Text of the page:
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Posts During the Month

September 2014
« Aug    

USPS Slashes Rates, But Can it Handle the Surge?

Spend Matters

Spend Matters welcomes another guest post from Jim Haller, program director of transportation services at NPI, a spend management consultancy, focused on eliminating overspending on IT, telecom and shipping.
It’s no secret that the United States Postal Service has been on a mission to grow its parcel business. But the rate cuts that went into effect on Sept. 7 may be one of its most aggressive moves yet. The pricing changes affect two Priority Mail offerings – Commercial Base and Commercial Plus – and spotlight USPS’s increasing focus on attracting large e-commerce customers. For customers shipping at least 50,000 parcels a year, price cuts could be more than 50 percent.
As one would expect, UPS and FedEx are none too happy, especially after they’ve just announced they will charge shippers by dimensional weight for all package sizes come 2015. Documents filed by UPS and FedEx with the Postal Regulatory Commission claim the USPS is using its…

ERCOT: Fall will be a breeze, but extreme winter could be a challenge

Dallas Business Journal

Nicholas Sakelaris, Staff Writer- Dallas Business Journal

Texas’ electric grid weathered a relatively mild summer, and forecasts for the fall show the state will have more than enough power to meet demand, even with power plants going offline for maintenance.
But winter could get dicey again if extreme cold sends demand up and shuts power plants down.
The Electric Reliability Council of Texas released its projections for the fall and winter seasons Monday. The Seasonal Assessment of Resource Adequacy report shows ERCOT having more than…

Traders Profit as Power Grid Is Overworked

New York Times


PORT JEFFERSON, N.Y. — By 10 a.m. the heat was closing in on the North Shore of Long Island. But 300 miles down the seaboard, at an obscure investment company near Washington, the forecast pointed to something else: profit.
As the temperatures climbed toward the 90s here and air-conditioners turned on, the electric grid struggled to meet the demand. By midafternoon, the wholesale price of electricity had jumped nearly 550 percent.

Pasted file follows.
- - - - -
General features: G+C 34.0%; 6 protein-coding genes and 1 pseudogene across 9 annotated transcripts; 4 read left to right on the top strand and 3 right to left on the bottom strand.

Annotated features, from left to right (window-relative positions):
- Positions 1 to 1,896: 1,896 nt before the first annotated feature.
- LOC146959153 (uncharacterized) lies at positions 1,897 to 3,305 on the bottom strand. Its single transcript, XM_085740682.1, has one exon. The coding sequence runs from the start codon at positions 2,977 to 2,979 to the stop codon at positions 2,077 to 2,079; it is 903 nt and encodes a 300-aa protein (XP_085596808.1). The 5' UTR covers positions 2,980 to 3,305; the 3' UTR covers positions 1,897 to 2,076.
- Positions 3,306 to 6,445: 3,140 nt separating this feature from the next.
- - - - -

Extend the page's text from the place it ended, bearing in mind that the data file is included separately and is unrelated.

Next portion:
What no one here knew that day, May 30, 2013, was that the investment company, DC Energy, was reaping rewards from the swelter. Within 48 hours the firm, based in Vienna, Va., had made more than $1.5 million by cashing in on so-called congestion contracts, complex financial instruments that…

Donna Nelson wants to keep ERCOT control in Austin, not D.C.

Dallas Business Journal

by Nicholas Sakelaris, Staff Writer- Dallas Business Journal

The Texas electrical grid is controlled in Austin. Not by the Federal Regulatory Commission or by environmentalists in Washington D.C., Donna Nelson, chairwoman of the Texas Public Utility Commission, said at the Greater Dallas Planning Council luncheon Thursday.
And she added that she wants to keep it that way.
Much of the concern over the Environmental Protection Agency’s carbon dioxide regulations centers on how it could affect coal plants— either shutting them down completely or…

In Texas Even Energy Transmission is Bigger, $7 Billion Bigger


by Stuart Burns

China has been admired for its massive electricity infrastructure projects, especially by the metals producing industries that do handsome business selling the the steel, aluminum and copper that is needed for the construction of thousands of miles of transmission lines.
China’s largest grid operator, State Grid Corporation of China (SGCC), said last week that energy authorities might soon approve a plan to build 12 electricity transmission lines linking the coal production and hydropower centers in inland areas such as Inner Mongolia, Shanxi, Shaanxi and Yunnan to the densely populated east, including cities such as Beijing, Tianjin and Hebei. The total investment is said to be more than 210 billion yuan ($34 billion), and the 12 major projects include four ultra-high-voltage alternating current (UHV AC) power transmission lines, five UHV direct current (DC) lines and…

MISO tariff tweak to boost flows to and from South Region from Thursday 7-17-2014

Houston (Platts)

A new $9.57/MW hurdle rate will be implemented Thursday under tariff language to be filed Wednesday by the Midcontinent Independent System Operator that would allow more power to flow between MISO’s North/Central regions and its South Region.
MISO spokeswoman Jennifer June Lay said in an email Wednesday that MISO plans to file a US Federal Energy Regulatory Commission tariff revision Wednesday to modify demand curves associated with MISO’s Sub-Regional Power Balance Constraints, which have limited flows between the North/Central regions and…